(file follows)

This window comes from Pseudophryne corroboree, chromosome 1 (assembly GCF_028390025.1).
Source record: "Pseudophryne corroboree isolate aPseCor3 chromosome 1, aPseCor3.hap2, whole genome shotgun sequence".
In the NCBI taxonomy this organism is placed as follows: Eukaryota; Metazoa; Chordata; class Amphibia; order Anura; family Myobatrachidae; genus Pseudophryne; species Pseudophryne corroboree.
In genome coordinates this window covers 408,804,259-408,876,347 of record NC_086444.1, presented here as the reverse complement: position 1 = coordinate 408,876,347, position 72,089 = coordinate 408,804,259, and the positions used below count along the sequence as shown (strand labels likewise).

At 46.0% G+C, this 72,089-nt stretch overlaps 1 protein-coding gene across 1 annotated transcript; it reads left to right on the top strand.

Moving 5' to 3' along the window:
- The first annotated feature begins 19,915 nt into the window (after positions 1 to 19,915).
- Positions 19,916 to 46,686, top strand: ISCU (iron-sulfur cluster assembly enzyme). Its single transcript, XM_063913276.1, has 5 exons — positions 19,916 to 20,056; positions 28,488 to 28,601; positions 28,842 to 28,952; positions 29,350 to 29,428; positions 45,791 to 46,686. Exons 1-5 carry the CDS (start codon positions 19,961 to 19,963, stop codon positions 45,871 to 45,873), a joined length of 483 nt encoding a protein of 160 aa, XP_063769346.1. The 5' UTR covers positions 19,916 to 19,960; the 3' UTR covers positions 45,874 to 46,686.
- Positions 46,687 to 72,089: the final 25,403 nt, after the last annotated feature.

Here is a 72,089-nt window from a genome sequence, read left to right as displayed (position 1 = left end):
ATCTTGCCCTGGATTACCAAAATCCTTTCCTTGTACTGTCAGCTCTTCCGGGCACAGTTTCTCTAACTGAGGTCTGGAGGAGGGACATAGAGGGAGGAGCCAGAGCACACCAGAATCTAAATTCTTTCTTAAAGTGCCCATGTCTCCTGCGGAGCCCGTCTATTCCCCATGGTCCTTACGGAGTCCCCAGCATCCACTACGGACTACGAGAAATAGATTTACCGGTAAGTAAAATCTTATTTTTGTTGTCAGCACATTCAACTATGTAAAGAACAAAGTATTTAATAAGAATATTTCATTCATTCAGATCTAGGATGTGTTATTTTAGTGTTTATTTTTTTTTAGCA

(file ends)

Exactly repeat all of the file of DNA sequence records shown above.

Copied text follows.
This window comes from Pseudophryne corroboree, chromosome 1 (assembly GCF_028390025.1).
Source record: "Pseudophryne corroboree isolate aPseCor3 chromosome 1, aPseCor3.hap2, whole genome shotgun sequence".
In the NCBI taxonomy this organism is placed as follows: Eukaryota; Metazoa; Chordata; class Amphibia; order Anura; family Myobatrachidae; genus Pseudophryne; species Pseudophryne corroboree.
In genome coordinates this window covers 408,804,259-408,876,347 of record NC_086444.1, presented here as the reverse complement: position 1 = coordinate 408,876,347, position 72,089 = coordinate 408,804,259, and the positions used below count along the sequence as shown (strand labels likewise).

At 46.0% G+C, this 72,089-nt stretch overlaps 1 protein-coding gene across 1 annotated transcript; it reads left to right on the top strand.

Moving 5' to 3' along the window:
- The first annotated feature begins 19,915 nt into the window (after positions 1 to 19,915).
- Positions 19,916 to 46,686, top strand: ISCU (iron-sulfur cluster assembly enzyme). Its single transcript, XM_063913276.1, has 5 exons — positions 19,916 to 20,056; positions 28,488 to 28,601; positions 28,842 to 28,952; positions 29,350 to 29,428; positions 45,791 to 46,686. Exons 1-5 carry the CDS (start codon positions 19,961 to 19,963, stop codon positions 45,871 to 45,873), a joined length of 483 nt encoding a protein of 160 aa, XP_063769346.1. The 5' UTR covers positions 19,916 to 19,960; the 3' UTR covers positions 45,874 to 46,686.
- Positions 46,687 to 72,089: the final 25,403 nt, after the last annotated feature.

Here is a 72,089-nt window from a genome sequence, read left to right as displayed (position 1 = left end):
ATCTTGCCCTGGATTACCAAAATCCTTTCCTTGTACTGTCAGCTCTTCCGGGCACAGTTTCTCTAACTGAGGTCTGGAGGAGGGACATAGAGGGAGGAGCCAGAGCACACCAGAATCTAAATTCTTTCTTAAAGTGCCCATGTCTCCTGCGGAGCCCGTCTATTCCCCATGGTCCTTACGGAGTCCCCAGCATCCACTACGGACTACGAGAAATAGATTTACCGGTAAGTAAAATCTTATTTTTGTTGTCAGCACATTCAACTATGTAAAGAACAAAGTATTTAATAAGAATATTTCATTCATTCAGATCTAGGATGTGTTATTTTAGTGTTTATTTTTTTTTAGCA